Bold Jumper

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Jumping spiders are one the most charismatic arachnids around and during the warmer months I often seen them on my house and on the deck. They tend to be inquisitive and seemingly without fear. When photographing this one, it would typically turn to follow my movements.

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While most of their coloration is black and white, Bold Jumpers also have beautiful emerald green fang bases. They also have a face which looks like a monkey’s.

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Rather than building webs, these spiders hunt prey visually (their large, forward-facing eyes, give them very good stereoscopic vision), stalking their insect victims. Watching one hunt down its food is not unlike watching a cat zero in on its prey. They can move quite quickly and are capable of amazing leaps. Bold Jumpers have been known to jump from 10 to 50 times their body length.

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Although these active hunters not build webs to catch food, they do use webbing to wrap their eggs in or to construct a hideout. They also use their spider silk as a “lifeline” when jumping after prey. If a Bold Jumper comes up short of its target, the line catches the spider and it quickly retreats back to its original hunting spot.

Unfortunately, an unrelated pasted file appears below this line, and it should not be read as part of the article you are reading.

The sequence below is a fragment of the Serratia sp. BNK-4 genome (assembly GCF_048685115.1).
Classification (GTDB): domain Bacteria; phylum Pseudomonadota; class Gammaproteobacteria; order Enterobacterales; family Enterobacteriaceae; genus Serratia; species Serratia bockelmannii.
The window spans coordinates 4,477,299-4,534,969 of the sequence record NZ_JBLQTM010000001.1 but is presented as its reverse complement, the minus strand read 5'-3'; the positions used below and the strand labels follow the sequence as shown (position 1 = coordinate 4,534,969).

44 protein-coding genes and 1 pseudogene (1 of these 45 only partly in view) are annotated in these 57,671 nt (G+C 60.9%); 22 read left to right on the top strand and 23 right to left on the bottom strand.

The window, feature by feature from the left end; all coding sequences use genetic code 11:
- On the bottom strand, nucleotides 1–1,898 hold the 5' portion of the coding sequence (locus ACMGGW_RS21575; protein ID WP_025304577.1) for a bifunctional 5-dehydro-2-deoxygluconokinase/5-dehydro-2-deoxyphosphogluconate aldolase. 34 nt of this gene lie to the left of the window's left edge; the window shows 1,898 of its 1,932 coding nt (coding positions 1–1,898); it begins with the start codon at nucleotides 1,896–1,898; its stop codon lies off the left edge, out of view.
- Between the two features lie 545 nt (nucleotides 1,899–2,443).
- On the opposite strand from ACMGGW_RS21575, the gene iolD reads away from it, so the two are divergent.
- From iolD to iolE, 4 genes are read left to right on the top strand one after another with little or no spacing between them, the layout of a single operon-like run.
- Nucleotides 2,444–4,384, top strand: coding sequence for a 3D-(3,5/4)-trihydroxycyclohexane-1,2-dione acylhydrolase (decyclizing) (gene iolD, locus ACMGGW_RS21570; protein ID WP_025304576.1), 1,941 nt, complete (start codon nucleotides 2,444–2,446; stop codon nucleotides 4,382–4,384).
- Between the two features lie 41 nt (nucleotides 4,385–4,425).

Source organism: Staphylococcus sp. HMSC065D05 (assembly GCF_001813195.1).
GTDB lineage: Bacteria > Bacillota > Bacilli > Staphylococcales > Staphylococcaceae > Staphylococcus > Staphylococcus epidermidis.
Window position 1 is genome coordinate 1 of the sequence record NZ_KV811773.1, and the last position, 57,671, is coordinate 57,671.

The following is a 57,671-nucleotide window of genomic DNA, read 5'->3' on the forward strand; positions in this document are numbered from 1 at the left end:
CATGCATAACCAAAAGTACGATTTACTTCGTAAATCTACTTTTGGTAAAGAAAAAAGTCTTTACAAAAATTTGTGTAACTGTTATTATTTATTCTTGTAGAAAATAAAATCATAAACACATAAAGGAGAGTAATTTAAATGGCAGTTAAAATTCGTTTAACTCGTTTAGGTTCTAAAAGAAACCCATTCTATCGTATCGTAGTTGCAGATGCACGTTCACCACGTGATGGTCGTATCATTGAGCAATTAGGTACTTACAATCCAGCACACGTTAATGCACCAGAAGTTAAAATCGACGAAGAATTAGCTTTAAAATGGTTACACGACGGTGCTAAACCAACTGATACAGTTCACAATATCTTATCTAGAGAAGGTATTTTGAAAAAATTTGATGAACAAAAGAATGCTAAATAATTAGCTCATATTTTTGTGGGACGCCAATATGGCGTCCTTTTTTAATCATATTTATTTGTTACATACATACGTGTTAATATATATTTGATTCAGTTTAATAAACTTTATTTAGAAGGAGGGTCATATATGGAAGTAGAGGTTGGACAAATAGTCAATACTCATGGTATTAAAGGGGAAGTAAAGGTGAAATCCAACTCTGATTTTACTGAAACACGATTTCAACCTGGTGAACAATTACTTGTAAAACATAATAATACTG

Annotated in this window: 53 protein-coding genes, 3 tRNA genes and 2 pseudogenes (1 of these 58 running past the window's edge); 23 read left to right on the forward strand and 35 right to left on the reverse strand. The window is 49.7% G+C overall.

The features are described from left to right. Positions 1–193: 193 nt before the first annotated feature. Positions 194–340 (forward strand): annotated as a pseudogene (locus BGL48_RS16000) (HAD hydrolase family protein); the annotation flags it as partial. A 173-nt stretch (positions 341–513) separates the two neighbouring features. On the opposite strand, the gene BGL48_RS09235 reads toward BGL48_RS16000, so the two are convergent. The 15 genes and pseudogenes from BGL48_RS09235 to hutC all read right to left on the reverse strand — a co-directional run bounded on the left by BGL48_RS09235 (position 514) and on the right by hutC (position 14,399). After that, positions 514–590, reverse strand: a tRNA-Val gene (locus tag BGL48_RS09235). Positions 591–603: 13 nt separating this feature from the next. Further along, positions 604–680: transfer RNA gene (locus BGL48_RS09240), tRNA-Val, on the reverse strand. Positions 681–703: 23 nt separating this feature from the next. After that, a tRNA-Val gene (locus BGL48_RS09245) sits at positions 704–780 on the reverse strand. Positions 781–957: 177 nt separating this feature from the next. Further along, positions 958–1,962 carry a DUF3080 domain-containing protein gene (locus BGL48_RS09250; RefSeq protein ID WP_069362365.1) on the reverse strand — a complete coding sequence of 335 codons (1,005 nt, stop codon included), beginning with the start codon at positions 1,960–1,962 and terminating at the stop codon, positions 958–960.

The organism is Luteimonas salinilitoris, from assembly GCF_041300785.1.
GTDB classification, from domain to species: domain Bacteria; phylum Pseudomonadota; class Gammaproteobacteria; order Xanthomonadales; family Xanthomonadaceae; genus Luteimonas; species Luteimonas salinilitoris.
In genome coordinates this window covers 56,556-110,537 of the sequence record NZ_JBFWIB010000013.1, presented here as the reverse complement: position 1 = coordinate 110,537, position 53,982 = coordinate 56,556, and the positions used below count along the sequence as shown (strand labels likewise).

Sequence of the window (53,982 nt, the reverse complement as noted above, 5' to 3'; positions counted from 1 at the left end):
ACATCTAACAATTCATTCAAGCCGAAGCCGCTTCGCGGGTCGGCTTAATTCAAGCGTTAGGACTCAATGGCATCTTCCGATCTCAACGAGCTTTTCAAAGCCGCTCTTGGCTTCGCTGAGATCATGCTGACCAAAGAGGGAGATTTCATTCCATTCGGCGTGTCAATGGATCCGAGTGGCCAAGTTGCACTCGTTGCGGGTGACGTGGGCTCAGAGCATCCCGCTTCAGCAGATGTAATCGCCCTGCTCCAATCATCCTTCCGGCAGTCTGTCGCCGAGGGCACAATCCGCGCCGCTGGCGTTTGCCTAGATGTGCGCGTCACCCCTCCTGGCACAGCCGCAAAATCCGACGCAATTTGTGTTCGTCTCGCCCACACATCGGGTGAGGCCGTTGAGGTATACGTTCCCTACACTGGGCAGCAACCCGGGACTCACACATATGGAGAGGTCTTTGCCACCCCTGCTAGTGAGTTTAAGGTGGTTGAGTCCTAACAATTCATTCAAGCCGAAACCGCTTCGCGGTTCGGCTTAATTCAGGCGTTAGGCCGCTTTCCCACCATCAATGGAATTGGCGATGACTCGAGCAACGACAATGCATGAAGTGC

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Jumping spiders tend to be small, usually 1/2-3/4 of an inch. Male Bold Jumpers have “eyebrows,” or tufts of hairs over their eyes. This species has some of the best vision of all spiders. They have eight eyes. Four big eyes are located on the spider’s face. The other four are on top of the head. This fine arachnid is also known as the Daring Jumping Spider.

Third Eye Herp

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